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LWD
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Joined: 25 Apr 2004
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PostPosted: Wed Nov 28, 2012 11:32 pm    Post subject: OT. Reply to specific post Reply with quote

Wife left the car under some pine trees and got drippings all over it,,,how do I get all that sap off??
 
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DollarBill
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Joined: 28 Jul 2008
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Location: Keystone Heights, Florida

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PostPosted: Thu Nov 29, 2012 3:06 am    Post subject: Re: OT. Reply to specific post Reply with quote

LWD wrote:
(quoted from post at 00:32:27 11/29/12) Wife left the car under some pine trees and got drippings all over it,,,how do I get all that sap off??


Charcoal lighter, diesel fuel, kerosene, WD-40, Go-Jo, mineral spirits/turpentine, Goof Off, enamel thinner, etc....

If the sap has hardened, apply any of the above products and allow them to soak and loosen it up.
 
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Stephenscity
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PostPosted: Thu Nov 29, 2012 3:53 am    Post subject: Re: OT. Reply to specific post Reply with quote

Polishing compound found at your local supply house. Just make sure you get the right one You didn't say if it had clear coat or not. They make it special for it. If it has been on a long time some sap will eat right through the clear coat and if that's the case your SOL!
 
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russb wa
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PostPosted: Thu Nov 29, 2012 6:04 pm    Post subject: Re: OT. Reply to specific post Reply with quote

Yes, to all you said. I can only add that "paint
thinner" is the generic name for enamel reducer.
To a painter, "thinner" means lacquer thinner,
unless further defined. I once told a friend to
use paint thinner for tar removal on the lower
parts of his car with original factory paint. His
wife wouldn't let him.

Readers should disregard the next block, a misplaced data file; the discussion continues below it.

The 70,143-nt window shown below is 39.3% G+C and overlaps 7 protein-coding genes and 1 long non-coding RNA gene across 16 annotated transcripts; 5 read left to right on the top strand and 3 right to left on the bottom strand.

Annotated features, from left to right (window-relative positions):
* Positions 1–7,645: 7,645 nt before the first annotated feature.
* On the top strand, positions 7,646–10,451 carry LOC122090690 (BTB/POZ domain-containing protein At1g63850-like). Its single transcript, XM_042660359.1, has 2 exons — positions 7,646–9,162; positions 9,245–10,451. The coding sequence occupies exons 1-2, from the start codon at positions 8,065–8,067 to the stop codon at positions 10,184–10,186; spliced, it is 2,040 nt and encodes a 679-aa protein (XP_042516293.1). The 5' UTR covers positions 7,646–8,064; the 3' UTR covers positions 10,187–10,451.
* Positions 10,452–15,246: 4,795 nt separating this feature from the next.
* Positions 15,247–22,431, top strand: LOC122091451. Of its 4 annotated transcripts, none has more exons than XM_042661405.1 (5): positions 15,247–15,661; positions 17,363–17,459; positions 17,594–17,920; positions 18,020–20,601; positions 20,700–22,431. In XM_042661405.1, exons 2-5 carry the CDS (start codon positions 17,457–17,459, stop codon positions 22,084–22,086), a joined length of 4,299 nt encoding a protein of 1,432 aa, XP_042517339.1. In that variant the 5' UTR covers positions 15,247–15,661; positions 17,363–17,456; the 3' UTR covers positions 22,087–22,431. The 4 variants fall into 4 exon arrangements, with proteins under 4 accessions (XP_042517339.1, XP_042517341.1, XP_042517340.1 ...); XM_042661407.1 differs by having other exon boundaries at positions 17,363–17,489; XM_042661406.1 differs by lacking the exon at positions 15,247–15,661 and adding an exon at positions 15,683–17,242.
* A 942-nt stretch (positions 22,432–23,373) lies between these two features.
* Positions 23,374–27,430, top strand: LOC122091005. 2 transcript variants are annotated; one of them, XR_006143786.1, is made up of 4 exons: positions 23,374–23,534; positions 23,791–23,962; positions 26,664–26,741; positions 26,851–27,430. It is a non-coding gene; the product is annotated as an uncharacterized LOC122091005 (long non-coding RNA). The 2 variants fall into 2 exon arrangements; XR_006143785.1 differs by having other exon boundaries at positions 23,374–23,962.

As far as I know original factory paint would
stand up to even lacquer thinner. Of course, I
would not recommend that.
 
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DollarBill
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PostPosted: Fri Nov 30, 2012 2:14 am    Post subject: Re: OT. Reply to specific post Reply with quote

russb wa wrote:
I can only add that "paint thinner" is the generic name for enamel reducer. To a painter, "thinner" means lacquer thinner, unless further defined.


My apologies if I confused anyone. I call enamel thinner that thinner which is used to thin enamel (oil based) house paint as shown in the photo below:



DESCRIPTION
An ideal thinner for oil resinous paints, enamels and varnishes. Helps eliminate brush marks. Improves leveling and increases penetration of the coating. Cleans brushes and degreases tools.

•Cleans brushes, removes grease and oil from car engines and automobile parts
•Removes dirt and wax from floors and stains from carpet
 
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heybusdriver
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Location: Surrey B.C. Canada

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PostPosted: Fri Nov 30, 2012 6:49 pm    Post subject: Re: OT. Reply to specific post Reply with quote

I have heard although have not treid it , but WD40 is supposed to work. It"s a cheap try anyway.


Stan
9N 222933
2N with 8N motor 8N345567
8N 146710
8N 179555
8N 197904
8N 199000
8N 254079
8N 362039
 
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showcrop
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PostPosted: Sat Dec 01, 2012 3:11 am    Post subject: Re: OT. Reply to specific post Reply with quote


The whole thing here is the time required for the solvent to penetrate. After my son left my wife's car parked under a pine tree I poured a little fuel on a shop cloth sitting on the pitch, and just left it for the afternoon.
 
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Jim in Eastern North Caro
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PostPosted: Sat Dec 01, 2012 6:45 am    Post subject: Re: OT. Reply to specific post Reply with quote

You'll be amazed that regular butter will do better on pine sap than about anything. Never tried margarine, but butter does the job.
 
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